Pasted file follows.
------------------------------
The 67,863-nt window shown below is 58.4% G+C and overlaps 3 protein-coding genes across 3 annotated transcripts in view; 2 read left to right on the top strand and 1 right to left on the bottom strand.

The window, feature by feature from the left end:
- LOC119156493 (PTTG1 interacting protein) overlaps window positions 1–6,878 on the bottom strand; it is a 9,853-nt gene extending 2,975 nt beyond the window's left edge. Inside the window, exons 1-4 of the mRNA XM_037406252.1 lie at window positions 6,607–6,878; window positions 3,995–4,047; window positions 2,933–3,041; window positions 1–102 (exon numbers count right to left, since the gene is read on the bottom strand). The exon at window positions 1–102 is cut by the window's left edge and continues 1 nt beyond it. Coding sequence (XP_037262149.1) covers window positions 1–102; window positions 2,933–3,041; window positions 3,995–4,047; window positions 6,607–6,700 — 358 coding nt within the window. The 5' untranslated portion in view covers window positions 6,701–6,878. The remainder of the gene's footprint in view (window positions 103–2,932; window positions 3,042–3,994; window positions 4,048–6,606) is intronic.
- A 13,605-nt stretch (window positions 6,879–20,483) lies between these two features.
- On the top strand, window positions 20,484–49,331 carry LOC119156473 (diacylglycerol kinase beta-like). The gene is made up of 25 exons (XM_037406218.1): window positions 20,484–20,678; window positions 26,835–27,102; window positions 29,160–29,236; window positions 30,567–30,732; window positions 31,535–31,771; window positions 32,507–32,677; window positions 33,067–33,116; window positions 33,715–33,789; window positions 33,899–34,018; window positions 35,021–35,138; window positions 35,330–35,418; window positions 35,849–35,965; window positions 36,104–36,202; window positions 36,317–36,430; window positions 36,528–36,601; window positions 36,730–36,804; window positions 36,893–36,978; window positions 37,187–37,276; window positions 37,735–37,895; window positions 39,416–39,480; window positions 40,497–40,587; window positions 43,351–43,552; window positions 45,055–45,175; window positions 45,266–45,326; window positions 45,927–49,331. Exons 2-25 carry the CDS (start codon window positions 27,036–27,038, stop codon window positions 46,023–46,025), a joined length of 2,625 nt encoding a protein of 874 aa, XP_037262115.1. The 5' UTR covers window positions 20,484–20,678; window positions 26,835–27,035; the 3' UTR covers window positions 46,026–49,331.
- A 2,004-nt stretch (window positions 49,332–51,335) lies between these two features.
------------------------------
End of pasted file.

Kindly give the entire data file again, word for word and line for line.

The 67,863-nt window shown below is 58.4% G+C and overlaps 3 protein-coding genes across 3 annotated transcripts in view; 2 read left to right on the top strand and 1 right to left on the bottom strand.

The window, feature by feature from the left end:
- LOC119156493 (PTTG1 interacting protein) overlaps window positions 1–6,878 on the bottom strand; it is a 9,853-nt gene extending 2,975 nt beyond the window's left edge. Inside the window, exons 1-4 of the mRNA XM_037406252.1 lie at window positions 6,607–6,878; window positions 3,995–4,047; window positions 2,933–3,041; window positions 1–102 (exon numbers count right to left, since the gene is read on the bottom strand). The exon at window positions 1–102 is cut by the window's left edge and continues 1 nt beyond it. Coding sequence (XP_037262149.1) covers window positions 1–102; window positions 2,933–3,041; window positions 3,995–4,047; window positions 6,607–6,700 — 358 coding nt within the window. The 5' untranslated portion in view covers window positions 6,701–6,878. The remainder of the gene's footprint in view (window positions 103–2,932; window positions 3,042–3,994; window positions 4,048–6,606) is intronic.
- A 13,605-nt stretch (window positions 6,879–20,483) lies between these two features.
- On the top strand, window positions 20,484–49,331 carry LOC119156473 (diacylglycerol kinase beta-like). The gene is made up of 25 exons (XM_037406218.1): window positions 20,484–20,678; window positions 26,835–27,102; window positions 29,160–29,236; window positions 30,567–30,732; window positions 31,535–31,771; window positions 32,507–32,677; window positions 33,067–33,116; window positions 33,715–33,789; window positions 33,899–34,018; window positions 35,021–35,138; window positions 35,330–35,418; window positions 35,849–35,965; window positions 36,104–36,202; window positions 36,317–36,430; window positions 36,528–36,601; window positions 36,730–36,804; window positions 36,893–36,978; window positions 37,187–37,276; window positions 37,735–37,895; window positions 39,416–39,480; window positions 40,497–40,587; window positions 43,351–43,552; window positions 45,055–45,175; window positions 45,266–45,326; window positions 45,927–49,331. Exons 2-25 carry the CDS (start codon window positions 27,036–27,038, stop codon window positions 46,023–46,025), a joined length of 2,625 nt encoding a protein of 874 aa, XP_037262115.1. The 5' UTR covers window positions 20,484–20,678; window positions 26,835–27,035; the 3' UTR covers window positions 46,026–49,331.
- A 2,004-nt stretch (window positions 49,332–51,335) lies between these two features.